We knew she was the right dog for our household when she and Clyde met for the first time and she snapped at him when he tried to mount her at the skeevy insurance/dog rescue office where we adopted her. She had been adopted as a puppy and returned to the shelter when she got “too big.” But she was perfect.
Emma was boisterous and playful. A little instigator, who would drag things off of shelves and counters, only to let Clyde do the eating and take the blame.
She loved toys and she didn’t like to share them. After she and Clyde ripped open their Christmas passages, we would soon hear Clyde whining and inevitably find Emma with a stockpile, either on her bed or in her mouth. I think the most she ever fit in there at once was three giant squeaky toys.
She knew how to make herself comfortable.
She loved to give kisses and sniff our faces. Sometimes she’d follow that with a burp, for good measure.
When she played with Clyde or Bradley and was really into it, she made this high-pitched groaning sound, like she was ululating. It was her expression of joy and it grew to be ours, as well.
She kept a close eye on the trees for birds and squirrels.She was always on high alert for potential yard intruders, and let us know with an insistent bark when something wasn’t right. In true herding dog form, she policed conflicts to ensure that all parties pawed the line, even when the cats tussled upstairs, Emma offered her faithful guidance from one or two floors below.
When we cried, she licked our tears.
She cuddled, within reason. Eventually she’d just up and leave, heaving herself onto the floor with a sigh. She needed her alone time. But when Bradley laid on top of her for hours on end, or buried in behind her on the couch, Emma was a patient pillow.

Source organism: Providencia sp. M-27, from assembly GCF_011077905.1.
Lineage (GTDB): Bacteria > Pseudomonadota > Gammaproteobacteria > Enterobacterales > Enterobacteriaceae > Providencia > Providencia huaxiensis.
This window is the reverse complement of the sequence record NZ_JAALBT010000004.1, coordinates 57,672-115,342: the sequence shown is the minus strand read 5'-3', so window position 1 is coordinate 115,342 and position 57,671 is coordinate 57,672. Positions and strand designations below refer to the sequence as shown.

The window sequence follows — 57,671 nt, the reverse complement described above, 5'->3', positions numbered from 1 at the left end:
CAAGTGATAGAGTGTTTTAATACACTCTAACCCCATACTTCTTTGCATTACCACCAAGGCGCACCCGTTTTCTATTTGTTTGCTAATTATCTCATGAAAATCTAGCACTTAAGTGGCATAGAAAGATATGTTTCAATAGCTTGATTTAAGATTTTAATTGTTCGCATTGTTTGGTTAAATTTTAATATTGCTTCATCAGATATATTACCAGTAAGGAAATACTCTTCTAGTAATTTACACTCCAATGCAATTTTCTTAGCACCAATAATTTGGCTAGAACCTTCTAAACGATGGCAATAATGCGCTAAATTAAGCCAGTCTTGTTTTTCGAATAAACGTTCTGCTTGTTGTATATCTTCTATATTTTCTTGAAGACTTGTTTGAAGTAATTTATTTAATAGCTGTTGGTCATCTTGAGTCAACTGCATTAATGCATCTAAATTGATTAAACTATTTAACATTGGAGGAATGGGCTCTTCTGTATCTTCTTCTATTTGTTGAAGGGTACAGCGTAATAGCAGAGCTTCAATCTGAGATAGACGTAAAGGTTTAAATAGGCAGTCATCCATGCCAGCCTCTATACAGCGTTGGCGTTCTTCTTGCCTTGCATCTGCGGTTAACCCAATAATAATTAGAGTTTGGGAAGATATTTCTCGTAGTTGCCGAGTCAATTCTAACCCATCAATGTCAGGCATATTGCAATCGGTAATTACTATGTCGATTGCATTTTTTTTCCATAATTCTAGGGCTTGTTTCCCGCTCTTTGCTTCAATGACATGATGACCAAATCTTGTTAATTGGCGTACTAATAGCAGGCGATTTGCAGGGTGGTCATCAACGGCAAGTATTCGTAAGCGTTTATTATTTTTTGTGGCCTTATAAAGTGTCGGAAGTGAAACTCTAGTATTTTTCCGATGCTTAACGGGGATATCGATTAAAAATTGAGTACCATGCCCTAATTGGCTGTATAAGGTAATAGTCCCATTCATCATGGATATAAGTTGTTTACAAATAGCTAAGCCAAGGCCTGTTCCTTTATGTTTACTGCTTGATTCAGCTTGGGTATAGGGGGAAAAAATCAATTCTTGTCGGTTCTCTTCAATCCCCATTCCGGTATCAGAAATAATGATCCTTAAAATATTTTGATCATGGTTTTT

Emma was a true lady. Sweet and deeply invested in doing the right thing. She never whined to go out (which we wouldn’t have minded at all) and instead relied on Clyde to whine at us on her behalf when she needed to relieve herself. Even on the table at the vet’s office, before that final injection, she crossed her dainty paws as she tried to relax.
Looking back, we can see that her last few weeks were hard, but we didn’t know she was so sick until that last day, when her face and her labored breathing told us it was time. It was as if she hadn’t meant to intrude on our day, but she needed help that only we could provide.
We will miss you, darling girl. You were an amazing, lovely, sweet, and happy dog. Bradley is doing her best to cheer Clyde up, but you have left a hole in our lives and hearts that will take much time and many tears to fill. We love you, and we will see you again.